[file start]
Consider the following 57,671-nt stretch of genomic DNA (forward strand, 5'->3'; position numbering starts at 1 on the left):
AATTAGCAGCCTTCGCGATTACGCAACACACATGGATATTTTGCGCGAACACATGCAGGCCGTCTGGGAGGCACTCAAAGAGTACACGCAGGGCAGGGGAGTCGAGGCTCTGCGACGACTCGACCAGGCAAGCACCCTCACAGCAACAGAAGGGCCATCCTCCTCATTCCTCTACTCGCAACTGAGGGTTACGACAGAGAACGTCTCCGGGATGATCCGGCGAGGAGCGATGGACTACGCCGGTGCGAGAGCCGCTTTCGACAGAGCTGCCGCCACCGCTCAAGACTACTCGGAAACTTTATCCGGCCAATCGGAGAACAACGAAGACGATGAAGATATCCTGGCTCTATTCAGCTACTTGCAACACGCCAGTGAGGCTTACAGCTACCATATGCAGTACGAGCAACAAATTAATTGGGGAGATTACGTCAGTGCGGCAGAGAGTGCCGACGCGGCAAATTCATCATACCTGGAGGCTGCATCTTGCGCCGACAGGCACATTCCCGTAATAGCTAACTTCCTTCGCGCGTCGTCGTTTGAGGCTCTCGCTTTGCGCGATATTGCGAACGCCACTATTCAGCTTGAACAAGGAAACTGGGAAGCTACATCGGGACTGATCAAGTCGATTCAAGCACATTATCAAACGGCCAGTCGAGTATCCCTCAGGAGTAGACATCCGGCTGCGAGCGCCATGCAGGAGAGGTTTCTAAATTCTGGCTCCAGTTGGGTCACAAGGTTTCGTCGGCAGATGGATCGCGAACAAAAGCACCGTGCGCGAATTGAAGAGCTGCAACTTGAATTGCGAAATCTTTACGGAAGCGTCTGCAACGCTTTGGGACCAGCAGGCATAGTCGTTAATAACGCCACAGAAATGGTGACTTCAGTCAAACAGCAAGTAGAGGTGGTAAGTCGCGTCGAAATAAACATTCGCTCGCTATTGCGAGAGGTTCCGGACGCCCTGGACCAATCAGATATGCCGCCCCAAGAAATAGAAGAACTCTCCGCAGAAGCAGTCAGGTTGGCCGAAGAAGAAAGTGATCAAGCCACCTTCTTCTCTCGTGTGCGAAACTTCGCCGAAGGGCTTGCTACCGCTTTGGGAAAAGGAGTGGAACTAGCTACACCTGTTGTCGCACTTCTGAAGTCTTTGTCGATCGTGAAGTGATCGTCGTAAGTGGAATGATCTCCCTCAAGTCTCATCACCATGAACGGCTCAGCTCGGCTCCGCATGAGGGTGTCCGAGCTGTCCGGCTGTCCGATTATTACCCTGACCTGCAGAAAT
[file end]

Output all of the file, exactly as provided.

Consider the following 57,671-nt stretch of genomic DNA (forward strand, 5'->3'; position numbering starts at 1 on the left):
AATTAGCAGCCTTCGCGATTACGCAACACACATGGATATTTTGCGCGAACACATGCAGGCCGTCTGGGAGGCACTCAAAGAGTACACGCAGGGCAGGGGAGTCGAGGCTCTGCGACGACTCGACCAGGCAAGCACCCTCACAGCAACAGAAGGGCCATCCTCCTCATTCCTCTACTCGCAACTGAGGGTTACGACAGAGAACGTCTCCGGGATGATCCGGCGAGGAGCGATGGACTACGCCGGTGCGAGAGCCGCTTTCGACAGAGCTGCCGCCACCGCTCAAGACTACTCGGAAACTTTATCCGGCCAATCGGAGAACAACGAAGACGATGAAGATATCCTGGCTCTATTCAGCTACTTGCAACACGCCAGTGAGGCTTACAGCTACCATATGCAGTACGAGCAACAAATTAATTGGGGAGATTACGTCAGTGCGGCAGAGAGTGCCGACGCGGCAAATTCATCATACCTGGAGGCTGCATCTTGCGCCGACAGGCACATTCCCGTAATAGCTAACTTCCTTCGCGCGTCGTCGTTTGAGGCTCTCGCTTTGCGCGATATTGCGAACGCCACTATTCAGCTTGAACAAGGAAACTGGGAAGCTACATCGGGACTGATCAAGTCGATTCAAGCACATTATCAAACGGCCAGTCGAGTATCCCTCAGGAGTAGACATCCGGCTGCGAGCGCCATGCAGGAGAGGTTTCTAAATTCTGGCTCCAGTTGGGTCACAAGGTTTCGTCGGCAGATGGATCGCGAACAAAAGCACCGTGCGCGAATTGAAGAGCTGCAACTTGAATTGCGAAATCTTTACGGAAGCGTCTGCAACGCTTTGGGACCAGCAGGCATAGTCGTTAATAACGCCACAGAAATGGTGACTTCAGTCAAACAGCAAGTAGAGGTGGTAAGTCGCGTCGAAATAAACATTCGCTCGCTATTGCGAGAGGTTCCGGACGCCCTGGACCAATCAGATATGCCGCCCCAAGAAATAGAAGAACTCTCCGCAGAAGCAGTCAGGTTGGCCGAAGAAGAAAGTGATCAAGCCACCTTCTTCTCTCGTGTGCGAAACTTCGCCGAAGGGCTTGCTACCGCTTTGGGAAAAGGAGTGGAACTAGCTACACCTGTTGTCGCACTTCTGAAGTCTTTGTCGATCGTGAAGTGATCGTCGTAAGTGGAATGATCTCCCTCAAGTCTCATCACCATGAACGGCTCAGCTCGGCTCCGCATGAGGGTGTCCGAGCTGTCCGGCTGTCCGATTATTACCCTGACCTGCAGAAAT